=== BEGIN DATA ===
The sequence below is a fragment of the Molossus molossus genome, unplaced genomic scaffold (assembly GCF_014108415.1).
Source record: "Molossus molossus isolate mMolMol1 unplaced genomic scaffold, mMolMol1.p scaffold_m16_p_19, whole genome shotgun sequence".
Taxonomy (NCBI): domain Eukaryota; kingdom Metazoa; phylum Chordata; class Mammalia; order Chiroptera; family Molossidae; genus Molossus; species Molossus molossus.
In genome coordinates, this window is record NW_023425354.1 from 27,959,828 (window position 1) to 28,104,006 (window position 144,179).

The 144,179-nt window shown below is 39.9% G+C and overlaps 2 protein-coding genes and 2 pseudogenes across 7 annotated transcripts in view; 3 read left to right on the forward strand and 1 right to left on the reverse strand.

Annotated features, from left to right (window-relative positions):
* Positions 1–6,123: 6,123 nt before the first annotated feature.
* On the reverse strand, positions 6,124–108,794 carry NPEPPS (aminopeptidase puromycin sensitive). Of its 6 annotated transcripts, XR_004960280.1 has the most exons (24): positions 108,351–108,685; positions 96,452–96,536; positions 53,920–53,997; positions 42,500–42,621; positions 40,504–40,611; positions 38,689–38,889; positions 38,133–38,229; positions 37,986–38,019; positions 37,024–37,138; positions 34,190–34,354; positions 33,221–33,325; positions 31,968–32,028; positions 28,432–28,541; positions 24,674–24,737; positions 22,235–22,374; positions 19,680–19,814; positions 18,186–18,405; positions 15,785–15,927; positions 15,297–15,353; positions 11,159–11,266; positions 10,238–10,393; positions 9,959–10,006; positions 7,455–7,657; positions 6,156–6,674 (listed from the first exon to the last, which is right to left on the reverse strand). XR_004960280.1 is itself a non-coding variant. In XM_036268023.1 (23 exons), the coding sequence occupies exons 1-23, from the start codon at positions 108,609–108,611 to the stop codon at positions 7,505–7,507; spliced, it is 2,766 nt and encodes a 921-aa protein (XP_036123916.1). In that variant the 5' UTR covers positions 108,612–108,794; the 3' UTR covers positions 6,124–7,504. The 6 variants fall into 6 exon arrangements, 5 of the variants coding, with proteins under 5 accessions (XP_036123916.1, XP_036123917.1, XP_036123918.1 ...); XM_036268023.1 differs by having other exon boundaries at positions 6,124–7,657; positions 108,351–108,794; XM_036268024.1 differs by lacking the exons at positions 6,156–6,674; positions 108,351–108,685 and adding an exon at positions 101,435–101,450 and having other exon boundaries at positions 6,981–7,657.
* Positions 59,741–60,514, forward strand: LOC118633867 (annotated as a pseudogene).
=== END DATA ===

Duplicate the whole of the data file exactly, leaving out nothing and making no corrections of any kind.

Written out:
The sequence below is a fragment of the Molossus molossus genome, unplaced genomic scaffold (assembly GCF_014108415.1).
Source record: "Molossus molossus isolate mMolMol1 unplaced genomic scaffold, mMolMol1.p scaffold_m16_p_19, whole genome shotgun sequence".
Taxonomy (NCBI): domain Eukaryota; kingdom Metazoa; phylum Chordata; class Mammalia; order Chiroptera; family Molossidae; genus Molossus; species Molossus molossus.
In genome coordinates, this window is record NW_023425354.1 from 27,959,828 (window position 1) to 28,104,006 (window position 144,179).

The 144,179-nt window shown below is 39.9% G+C and overlaps 2 protein-coding genes and 2 pseudogenes across 7 annotated transcripts in view; 3 read left to right on the forward strand and 1 right to left on the reverse strand.

Annotated features, from left to right (window-relative positions):
* Positions 1–6,123: 6,123 nt before the first annotated feature.
* On the reverse strand, positions 6,124–108,794 carry NPEPPS (aminopeptidase puromycin sensitive). Of its 6 annotated transcripts, XR_004960280.1 has the most exons (24): positions 108,351–108,685; positions 96,452–96,536; positions 53,920–53,997; positions 42,500–42,621; positions 40,504–40,611; positions 38,689–38,889; positions 38,133–38,229; positions 37,986–38,019; positions 37,024–37,138; positions 34,190–34,354; positions 33,221–33,325; positions 31,968–32,028; positions 28,432–28,541; positions 24,674–24,737; positions 22,235–22,374; positions 19,680–19,814; positions 18,186–18,405; positions 15,785–15,927; positions 15,297–15,353; positions 11,159–11,266; positions 10,238–10,393; positions 9,959–10,006; positions 7,455–7,657; positions 6,156–6,674 (listed from the first exon to the last, which is right to left on the reverse strand). XR_004960280.1 is itself a non-coding variant. In XM_036268023.1 (23 exons), the coding sequence occupies exons 1-23, from the start codon at positions 108,609–108,611 to the stop codon at positions 7,505–7,507; spliced, it is 2,766 nt and encodes a 921-aa protein (XP_036123916.1). In that variant the 5' UTR covers positions 108,612–108,794; the 3' UTR covers positions 6,124–7,504. The 6 variants fall into 6 exon arrangements, 5 of the variants coding, with proteins under 5 accessions (XP_036123916.1, XP_036123917.1, XP_036123918.1 ...); XM_036268023.1 differs by having other exon boundaries at positions 6,124–7,657; positions 108,351–108,794; XM_036268024.1 differs by lacking the exons at positions 6,156–6,674; positions 108,351–108,685 and adding an exon at positions 101,435–101,450 and having other exon boundaries at positions 6,981–7,657.
* Positions 59,741–60,514, forward strand: LOC118633867 (annotated as a pseudogene).